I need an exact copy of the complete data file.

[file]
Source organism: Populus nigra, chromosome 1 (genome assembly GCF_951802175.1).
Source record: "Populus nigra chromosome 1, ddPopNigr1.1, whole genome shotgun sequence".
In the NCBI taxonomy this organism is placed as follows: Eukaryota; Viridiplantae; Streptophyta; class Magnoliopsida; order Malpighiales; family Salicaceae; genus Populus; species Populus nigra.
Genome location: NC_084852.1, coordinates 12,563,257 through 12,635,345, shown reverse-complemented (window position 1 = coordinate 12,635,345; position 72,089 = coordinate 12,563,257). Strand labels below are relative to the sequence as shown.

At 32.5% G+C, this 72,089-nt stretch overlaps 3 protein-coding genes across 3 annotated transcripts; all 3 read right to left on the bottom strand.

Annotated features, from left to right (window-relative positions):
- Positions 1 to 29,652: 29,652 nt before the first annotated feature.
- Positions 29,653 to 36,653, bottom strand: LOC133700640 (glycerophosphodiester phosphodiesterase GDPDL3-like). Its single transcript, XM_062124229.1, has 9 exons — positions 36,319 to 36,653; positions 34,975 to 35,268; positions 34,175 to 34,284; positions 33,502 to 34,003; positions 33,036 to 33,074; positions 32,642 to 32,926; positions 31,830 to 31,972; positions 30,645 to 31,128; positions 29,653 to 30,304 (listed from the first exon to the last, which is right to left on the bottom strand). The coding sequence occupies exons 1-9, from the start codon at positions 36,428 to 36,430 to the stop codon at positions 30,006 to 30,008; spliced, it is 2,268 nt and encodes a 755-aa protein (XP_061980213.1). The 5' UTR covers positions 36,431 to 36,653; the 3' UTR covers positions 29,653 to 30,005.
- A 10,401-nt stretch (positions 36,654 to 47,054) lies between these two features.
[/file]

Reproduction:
Source organism: Populus nigra, chromosome 1 (genome assembly GCF_951802175.1).
Source record: "Populus nigra chromosome 1, ddPopNigr1.1, whole genome shotgun sequence".
In the NCBI taxonomy this organism is placed as follows: Eukaryota; Viridiplantae; Streptophyta; class Magnoliopsida; order Malpighiales; family Salicaceae; genus Populus; species Populus nigra.
Genome location: NC_084852.1, coordinates 12,563,257 through 12,635,345, shown reverse-complemented (window position 1 = coordinate 12,635,345; position 72,089 = coordinate 12,563,257). Strand labels below are relative to the sequence as shown.

At 32.5% G+C, this 72,089-nt stretch overlaps 3 protein-coding genes across 3 annotated transcripts; all 3 read right to left on the bottom strand.

Annotated features, from left to right (window-relative positions):
- Positions 1 to 29,652: 29,652 nt before the first annotated feature.
- Positions 29,653 to 36,653, bottom strand: LOC133700640 (glycerophosphodiester phosphodiesterase GDPDL3-like). Its single transcript, XM_062124229.1, has 9 exons — positions 36,319 to 36,653; positions 34,975 to 35,268; positions 34,175 to 34,284; positions 33,502 to 34,003; positions 33,036 to 33,074; positions 32,642 to 32,926; positions 31,830 to 31,972; positions 30,645 to 31,128; positions 29,653 to 30,304 (listed from the first exon to the last, which is right to left on the bottom strand). The coding sequence occupies exons 1-9, from the start codon at positions 36,428 to 36,430 to the stop codon at positions 30,006 to 30,008; spliced, it is 2,268 nt and encodes a 755-aa protein (XP_061980213.1). The 5' UTR covers positions 36,431 to 36,653; the 3' UTR covers positions 29,653 to 30,005.
- A 10,401-nt stretch (positions 36,654 to 47,054) lies between these two features.